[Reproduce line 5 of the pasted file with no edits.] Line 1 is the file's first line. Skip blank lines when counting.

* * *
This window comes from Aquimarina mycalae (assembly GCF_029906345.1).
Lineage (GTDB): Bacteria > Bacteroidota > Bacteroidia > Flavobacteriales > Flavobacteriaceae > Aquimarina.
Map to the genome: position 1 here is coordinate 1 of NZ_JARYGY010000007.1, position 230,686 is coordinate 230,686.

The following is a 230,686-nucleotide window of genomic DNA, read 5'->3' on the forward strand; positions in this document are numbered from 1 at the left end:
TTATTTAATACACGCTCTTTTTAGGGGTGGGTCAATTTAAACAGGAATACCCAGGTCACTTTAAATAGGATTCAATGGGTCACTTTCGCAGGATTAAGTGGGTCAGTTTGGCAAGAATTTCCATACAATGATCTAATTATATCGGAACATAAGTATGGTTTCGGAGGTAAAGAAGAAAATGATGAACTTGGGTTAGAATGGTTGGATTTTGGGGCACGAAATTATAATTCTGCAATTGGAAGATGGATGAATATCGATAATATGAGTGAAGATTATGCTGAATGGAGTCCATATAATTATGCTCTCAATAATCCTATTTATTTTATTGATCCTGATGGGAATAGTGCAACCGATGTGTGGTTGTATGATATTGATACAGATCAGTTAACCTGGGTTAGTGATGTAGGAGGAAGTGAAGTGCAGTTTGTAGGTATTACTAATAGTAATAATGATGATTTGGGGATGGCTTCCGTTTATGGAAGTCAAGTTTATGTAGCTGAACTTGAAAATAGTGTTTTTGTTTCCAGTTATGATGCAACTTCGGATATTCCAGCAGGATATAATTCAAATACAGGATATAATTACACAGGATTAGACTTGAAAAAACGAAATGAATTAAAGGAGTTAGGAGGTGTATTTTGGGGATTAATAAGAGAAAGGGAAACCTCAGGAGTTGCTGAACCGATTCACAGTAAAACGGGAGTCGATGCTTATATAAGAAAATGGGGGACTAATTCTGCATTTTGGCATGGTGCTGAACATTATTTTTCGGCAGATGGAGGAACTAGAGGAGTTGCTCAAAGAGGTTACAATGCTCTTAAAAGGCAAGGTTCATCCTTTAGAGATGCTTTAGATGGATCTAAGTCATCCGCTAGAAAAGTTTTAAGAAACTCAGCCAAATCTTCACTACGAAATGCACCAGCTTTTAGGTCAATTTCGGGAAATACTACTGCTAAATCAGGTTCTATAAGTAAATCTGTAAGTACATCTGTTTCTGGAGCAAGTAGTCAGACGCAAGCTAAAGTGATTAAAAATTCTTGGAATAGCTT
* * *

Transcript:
TTATTTAATACACGCTCTTTTTAGGGGTGGGTCAATTTAAACAGGAATACCCAGGTCACTTTAAATAGGATTCAATGGGTCACTTTCGCAGGATTAAGTGGGTCAGTTTGGCAAGAATTTCCATACAATGATCTAATTATATCGGAACATAAGTATGGTTTCGGAGGTAAAGAAGAAAATGATGAACTTGGGTTAGAATGGTTGGATTTTGGGGCACGAAATTATAATTCTGCAATTGGAAGATGGATGAATATCGATAATATGAGTGAAGATTATGCTGAATGGAGTCCATATAATTATGCTCTCAATAATCCTATTTATTTTATTGATCCTGATGGGAATAGTGCAACCGATGTGTGGTTGTATGATATTGATACAGATCAGTTAACCTGGGTTAGTGATGTAGGAGGAAGTGAAGTGCAGTTTGTAGGTATTACTAATAGTAATAATGATGATTTGGGGATGGCTTCCGTTTATGGAAGTCAAGTTTATGTAGCTGAACTTGAAAATAGTGTTTTTGTTTCCAGTTATGATGCAACTTCGGATATTCCAGCAGGATATAATTCAAATACAGGATATAATTACACAGGATTAGACTTGAAAAAACGAAATGAATTAAAGGAGTTAGGAGGTGTATTTTGGGGATTAATAAGAGAAAGGGAAACCTCAGGAGTTGCTGAACCGATTCACAGTAAAACGGGAGTCGATGCTTATATAAGAAAATGGGGGACTAATTCTGCATTTTGGCATGGTGCTGAACATTATTTTTCGGCAGATGGAGGAACTAGAGGAGTTGCTCAAAGAGGTTACAATGCTCTTAAAAGGCAAGGTTCATCCTTTAGAGATGCTTTAGATGGATCTAAGTCATCCGCTAGAAAAGTTTTAAGAAACTCAGCCAAATCTTCACTACGAAATGCACCAGCTTTTAGGTCAATTTCGGGAAATACTACTGCTAAATCAGGTTCTATAAGTAAATCTGTAAGTACATCTGTTTCTGGAGCAAGTAGTCAGACGCAAGCTAAAGTGATTAAAAATTCTTGGAATAGCTT